Are you struggling to explain the aspects of a change that has many different components or ways of working? I know I do and so when I discovered the story of the six blind men and an elephant it provided a major breakthrough in my ability to communicate my story… I hope you find it helpful too…
The story of the six blind men and an elephant originated in India, it is a story that is used to illustrate a range of truths or fallacies. Six blind men want to learn what an elephant is like so each one feels a different part of the elephant, but only one part. The blind man who feels a leg says the elephant is like a pillar; the one who feels the tail says the elephant is like a rope; the one who feels the trunk says the elephant is like a tree branch; the one who feels the ears says the elephant is like a big fan; the one who feels the belly says the elephant is like a huge wall; and the one who feels the tusk says the elephant is like a sword.
Each blind man was right. The reason every one was telling it differently was because each one touched and was touched by a different part of the elephant – the elephant has all these features.
I recently holidayed in Thailand and decided to meet an elephant myself. North of Bangkok in Kanchanaburi, I was introduced to ‘Apo’ a 20yr old female elephant. I offered her bananas when we met and I noticed the gentle way her trunk sniffed them out, curled them up and scooped them, skin and all, into her soft pink mouth. She was so gentle that I felt no fear in being so close to such a large, strong animal. We walked down to the River Kwai, wading waist height into the water and, with a gentle command from her trainer, she knelt down so I could climb on her back. Her short hair felt bristly against my legs, her skin was smooth and tough, and when I stroked her head it felt like a living rock – hard, strong and alive. I was instructed to take hold of her ears and I held the smooth skin gently for fear of pinching them. With a second instruction she began shaking her head left and right, rocking me in the process and before I knew it her trunk reared up and squirted me full in the face with a few gallons of river water!
And so the next 40 minutes continued, she threw me off into the water, I’d climb back on, she’d shower me with more water and the sequence resumed. I laughed with joy and squealed with delight as if I were 5yrs old. When our play had finished we rode bareback to the camp, her walk was steady and rhythmic and the steam rose from our bodies in the 40 degree heat. I dismounted from my new friend and I gave her some more bananas – playing with an elephant was unlike anything I could ever have imagined, throwing myself fully into the experience and trusting my guide. That day, I grew somehow inside after fully experiencing what an elephant was like.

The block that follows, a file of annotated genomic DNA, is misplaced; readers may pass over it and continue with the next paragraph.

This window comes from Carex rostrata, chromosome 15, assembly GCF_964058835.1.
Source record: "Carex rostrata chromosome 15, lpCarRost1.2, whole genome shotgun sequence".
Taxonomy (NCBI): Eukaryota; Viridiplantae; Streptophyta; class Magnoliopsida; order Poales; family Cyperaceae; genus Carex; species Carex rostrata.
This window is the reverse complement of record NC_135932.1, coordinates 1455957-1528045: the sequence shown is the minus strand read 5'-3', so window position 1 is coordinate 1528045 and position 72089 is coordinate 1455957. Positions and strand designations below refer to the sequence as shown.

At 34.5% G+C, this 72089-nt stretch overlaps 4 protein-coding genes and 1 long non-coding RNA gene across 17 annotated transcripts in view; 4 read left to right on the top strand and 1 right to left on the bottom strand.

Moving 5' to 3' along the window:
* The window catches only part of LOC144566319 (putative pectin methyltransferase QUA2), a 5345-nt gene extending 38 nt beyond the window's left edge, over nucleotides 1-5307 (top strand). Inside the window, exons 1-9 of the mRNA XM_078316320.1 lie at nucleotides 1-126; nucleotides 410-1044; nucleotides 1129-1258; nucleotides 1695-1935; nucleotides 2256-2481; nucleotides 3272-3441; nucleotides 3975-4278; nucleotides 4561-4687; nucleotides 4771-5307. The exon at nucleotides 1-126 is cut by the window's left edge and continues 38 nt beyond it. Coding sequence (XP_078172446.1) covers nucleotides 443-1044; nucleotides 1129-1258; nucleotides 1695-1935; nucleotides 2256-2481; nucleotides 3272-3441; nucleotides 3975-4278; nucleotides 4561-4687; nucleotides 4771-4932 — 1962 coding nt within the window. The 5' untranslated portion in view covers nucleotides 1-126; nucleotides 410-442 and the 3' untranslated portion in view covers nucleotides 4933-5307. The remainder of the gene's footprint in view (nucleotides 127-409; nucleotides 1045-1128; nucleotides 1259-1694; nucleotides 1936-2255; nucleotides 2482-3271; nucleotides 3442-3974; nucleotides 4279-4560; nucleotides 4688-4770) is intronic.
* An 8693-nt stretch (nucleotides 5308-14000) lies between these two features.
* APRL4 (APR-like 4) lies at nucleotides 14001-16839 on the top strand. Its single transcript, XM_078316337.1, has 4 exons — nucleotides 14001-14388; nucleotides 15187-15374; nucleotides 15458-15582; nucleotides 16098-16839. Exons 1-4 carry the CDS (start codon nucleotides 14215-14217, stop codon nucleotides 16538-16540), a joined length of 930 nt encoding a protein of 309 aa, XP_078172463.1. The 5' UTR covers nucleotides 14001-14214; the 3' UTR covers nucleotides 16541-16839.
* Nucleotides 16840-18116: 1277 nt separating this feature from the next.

Why do I share this story? Well, when I am asked ‘What is the Changepace System?’ I ask what the individual already knows ‘Well isn’t it about meeting practices, After Action Reviews and having roles in meetings?’ In reply I sometimes relay the story of the six blind men and an elephant for yes, our approach can be experienced as improved meeting practices, but this is only one aspect (or leg) of the fundamentals of the Changepace system. The whole ‘elephant’ is something very different, an experience of working differently, one that helps a business unit or a team align behind its goals; a team that has clarity in how it will drive the delivery of these goals, knowing whether it is winning or losing and a team that is relentlessly focused on continuously improving how it delivers, root causing problems when they arise and regularly reviewing what is working and what could be improved. The Changepace system is not what you do, it is what you get when you focus on a set of simple ways of working. The true value is delivered when you apply the principles and practices of each of the seven practices together, not just singularly.
So one question remains – to experience the full ‘elephant’ of change in your organization you need motivation, a desire to improve or be better – for elephants their motivation usually comes in the form of a banana – so my question is… what is your banana?